“It is very difficult with the political congestion and the significant polarization to pass taxes or economic measures of that nature,” he said. The success of tough economic policies depended in large part on the timing of their implementation, he added.

Successful implementation of the government’s economic plan is a key requirement to secure IMF financing and the latest u-turn highlights the difficulty of winning support for unpopular economic reforms, particularly at a time of deep division.

Angus Blair of the Cairo-based think tank Signet Institute said the decision to ask the IMF to delay the loan was ‘a reflection of politics rather than finance.’ He said he believed there was a considerable amount of goodwill in Washington and in Europe to help Egypt through its transition.

In the wake of the latest crisis, the IMF said “consideration of the agreement by the IMF Executive Board will require that there is no major change in the economic outlook and implementation plans.”

The IMF also said it would require assurances from other donors - such as the United States and the European Union - that their share of financing will also be forthcoming. Some members of the European parliament have called for a suspension of economic aid to Egypt following the president’s decree.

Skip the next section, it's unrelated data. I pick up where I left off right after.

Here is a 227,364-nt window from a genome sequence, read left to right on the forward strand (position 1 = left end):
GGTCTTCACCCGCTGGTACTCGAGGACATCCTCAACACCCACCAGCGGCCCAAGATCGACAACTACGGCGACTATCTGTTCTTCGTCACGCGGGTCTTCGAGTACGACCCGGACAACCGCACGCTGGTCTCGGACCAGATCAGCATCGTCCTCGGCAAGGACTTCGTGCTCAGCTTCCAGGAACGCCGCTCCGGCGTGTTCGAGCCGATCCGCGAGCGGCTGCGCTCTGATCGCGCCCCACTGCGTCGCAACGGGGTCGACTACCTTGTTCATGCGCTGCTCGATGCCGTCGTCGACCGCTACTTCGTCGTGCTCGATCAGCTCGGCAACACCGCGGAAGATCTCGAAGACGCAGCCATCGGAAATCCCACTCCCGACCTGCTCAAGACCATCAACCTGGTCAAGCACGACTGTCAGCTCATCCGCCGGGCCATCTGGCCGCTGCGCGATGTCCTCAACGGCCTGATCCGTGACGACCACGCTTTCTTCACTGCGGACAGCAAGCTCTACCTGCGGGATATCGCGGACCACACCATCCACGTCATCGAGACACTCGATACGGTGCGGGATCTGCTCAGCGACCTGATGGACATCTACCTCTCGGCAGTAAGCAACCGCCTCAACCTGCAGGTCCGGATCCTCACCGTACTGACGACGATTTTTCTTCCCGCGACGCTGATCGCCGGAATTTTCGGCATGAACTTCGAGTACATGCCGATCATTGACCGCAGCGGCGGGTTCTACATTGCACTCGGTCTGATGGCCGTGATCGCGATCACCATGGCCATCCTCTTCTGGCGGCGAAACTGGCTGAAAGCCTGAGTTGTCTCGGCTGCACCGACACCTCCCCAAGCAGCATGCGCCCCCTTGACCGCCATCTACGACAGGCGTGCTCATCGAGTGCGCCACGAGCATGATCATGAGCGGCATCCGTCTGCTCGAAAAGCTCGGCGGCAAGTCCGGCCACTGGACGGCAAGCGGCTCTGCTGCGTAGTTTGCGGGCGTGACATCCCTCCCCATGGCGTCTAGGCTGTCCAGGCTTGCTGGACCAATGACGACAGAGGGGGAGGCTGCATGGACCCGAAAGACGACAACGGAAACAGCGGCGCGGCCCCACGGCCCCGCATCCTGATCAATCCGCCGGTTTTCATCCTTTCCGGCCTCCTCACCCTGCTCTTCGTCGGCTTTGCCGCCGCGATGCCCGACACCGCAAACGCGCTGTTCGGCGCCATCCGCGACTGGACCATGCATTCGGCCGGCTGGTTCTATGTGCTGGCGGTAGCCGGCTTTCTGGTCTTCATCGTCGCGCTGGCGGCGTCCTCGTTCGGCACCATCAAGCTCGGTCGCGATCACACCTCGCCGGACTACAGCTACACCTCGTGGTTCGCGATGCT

Egypt’s economic plan, which has been presented to the IMF, centres around deficit reduction and features two key components: cutting government spending by reducing subsidies on fuel and electricity and increasing revenue through raising taxes on income, capital gains, goods and services.

Egypt’s trajectory towards IMF approval also hinges on implementing key “prior actions:” removal of subsidies on high class 95 octane fuel, which came into effect last month; expansion of the tax base through progressive income taxes, approved in November; and adoption of a more flexible exchange rate for the currency, which, according to the text of the government’s economic plan, the central bank is pursuing, albeit with the added proviso of “avoiding sharp fluctuations in exchange rates.”

Shearing of Capital Economics said it was extremely difficult to forecast how the situation might develop but that if the political environment stabilized, the risk of economic crisis would ease and external assistance would be likely, particularly given Egypt’s key role in the region.

“I can’t see the IMF, the U.S., or Saudi Arabia letting Egypt go through a really messy painful economic crisis at this juncture, I think they will cobble something together,” he said.